The Chugiak-Eagle River Star/Eagle River Garden Club Garden of the Week for June 13 is at the home of Curt and Katherine Holloway at 12230 Winter Park Place. This week’s business Garden of the Week is located at the VCA Animal Hospital at 11710 Business Boulevard.

Local woman honored for weight loss

Chugiak’s Sarita Cox was recently named the TOPS (Taking Off Pounds Sensibly) Alaska Queen for losing 117 pounds over the past decade.

“Over the years, I tried most all of the diets, pills, and injections,” Cox said in a press release about the recognition. “Most of them helped take the weight off, but as soon as Istopped, every ounce came back plus more.”

Cox joined the Chugiak TOPS chapter in 1982 and began to make steady progress in 2007, said Cox, who once weighed over 300 pounds.

An Eagle River woman has been selected to lead the Alaska Chamber of Commerce.

Kati Capozzi was named the chamber’s president and CEO in a March 28 announcement. She previously worked as the campaign manager for the Stand for Alaska Vote No on 1 campaign and before that worked for five years as communications and project manager for the Resource Development Council for Alaska.

A month after earning her diploma, Eagle River High School graduate Elle Adkins packed her bags and headed south to represent her hometown on a national stage.

Mardis graduates basic with honors

U.S. Air Force Airman 1st Class Branden Mardis recently graduated from basic military training at Joint Base San Antonio-Lackland in San Antonio, Texas. Mardis — who earned distinction as an honor graduate — completed an intensive, eight-week program that included training in military discipline and studies, Air Force core values, physical fitness, and basic warfare principles. Airmen who complete basic training earn four credits toward an associate degree in applied science through the Community College of the Air Force.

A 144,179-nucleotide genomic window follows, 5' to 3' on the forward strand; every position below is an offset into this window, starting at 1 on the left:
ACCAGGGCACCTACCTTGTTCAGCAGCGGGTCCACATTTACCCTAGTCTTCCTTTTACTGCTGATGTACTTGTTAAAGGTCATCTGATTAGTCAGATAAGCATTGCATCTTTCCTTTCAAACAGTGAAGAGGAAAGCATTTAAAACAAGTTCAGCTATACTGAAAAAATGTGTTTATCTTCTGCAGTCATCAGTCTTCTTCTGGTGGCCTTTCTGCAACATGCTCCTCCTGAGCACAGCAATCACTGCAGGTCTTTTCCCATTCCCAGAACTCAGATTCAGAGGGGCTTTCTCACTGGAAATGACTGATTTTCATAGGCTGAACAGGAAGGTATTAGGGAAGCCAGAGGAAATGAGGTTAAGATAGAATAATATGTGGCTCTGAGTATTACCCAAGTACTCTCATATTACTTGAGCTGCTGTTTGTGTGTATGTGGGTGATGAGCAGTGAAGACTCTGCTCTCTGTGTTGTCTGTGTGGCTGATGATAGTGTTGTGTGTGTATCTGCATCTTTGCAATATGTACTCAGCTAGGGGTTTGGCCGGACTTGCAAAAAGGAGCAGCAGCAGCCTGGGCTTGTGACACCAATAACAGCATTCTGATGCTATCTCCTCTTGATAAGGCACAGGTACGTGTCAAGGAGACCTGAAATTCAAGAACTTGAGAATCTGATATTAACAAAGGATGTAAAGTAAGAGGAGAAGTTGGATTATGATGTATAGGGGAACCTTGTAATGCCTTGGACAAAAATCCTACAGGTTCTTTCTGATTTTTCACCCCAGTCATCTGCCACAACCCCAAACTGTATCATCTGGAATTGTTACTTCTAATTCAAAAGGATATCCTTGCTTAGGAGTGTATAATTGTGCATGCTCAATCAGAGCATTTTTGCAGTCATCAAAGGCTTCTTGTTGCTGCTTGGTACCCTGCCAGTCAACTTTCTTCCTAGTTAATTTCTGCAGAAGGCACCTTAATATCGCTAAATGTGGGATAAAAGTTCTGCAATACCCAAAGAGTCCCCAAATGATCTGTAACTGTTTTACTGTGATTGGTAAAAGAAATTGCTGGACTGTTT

A Talkeetna nonprofit is warming up thanks to 15-year-old Eagle River Boy Scout Keith Sellers.

After hundreds of hours of fundraising and manual labor, Sellers recently put the finishing touches on a new shelter at the Sled Dog Sanctuary, which rescues former sled dogs and provides animal therapy to Alaskans with special needs. The shelter, handicap accessible and warmed with a wood stove, provides a cozy gathering space for sanctuary visitors.

Hundreds of children with visions of candy and prizes stormed the field at Eagle River Lions Park Sunday, snatching up more than 10,000 Easter eggs in a matter of minutes at the annual Lions Club Easter Egg Hunt.

“It goes fast,” said event organizer Sonia Vance of the Sleeping Lady Mountain Lions.

On Thursday evenings, hours after the last classes let out for the day, the band room at Mirror Lake Middle School again fills with music and voices.

This time, middle schoolers are just one part of the group. The other musicians are retirees and high-schoolers, college students, working adults and everyone in between. The Chugiak-Eagle River Community Band welcomes all comers.

Nine members of Community Covenant Church returned April 1 from a short-term mission trip to Tepic, Mexico, where they helped meet the needs of developing churches and a children’s home.

Located in west-central Mexico, Tepic is the capital of the state of Nayarit and the home of La Fuente Ministries, which includes more than 20 church plants and Nana’s House children’s home among its many ministries.

From her home on the hillside above Eagle River, Dr. Katie Ringsmuth looks out over Cook Inlet and thinks about Russian trading posts and Dena’ina bidarkas and the rich, abundant history of the land known as the Last Frontier.

While others see it as the end of the road, Ringsmuth sees Alaska as a leader at the crossroads – a cultural, economic and environmental bridge that has connected the globe for centuries. But so much of Alaska’s history remains unexplored. As an adjunct professor at the University of Alaska, Ringsmuth sees that firsthand.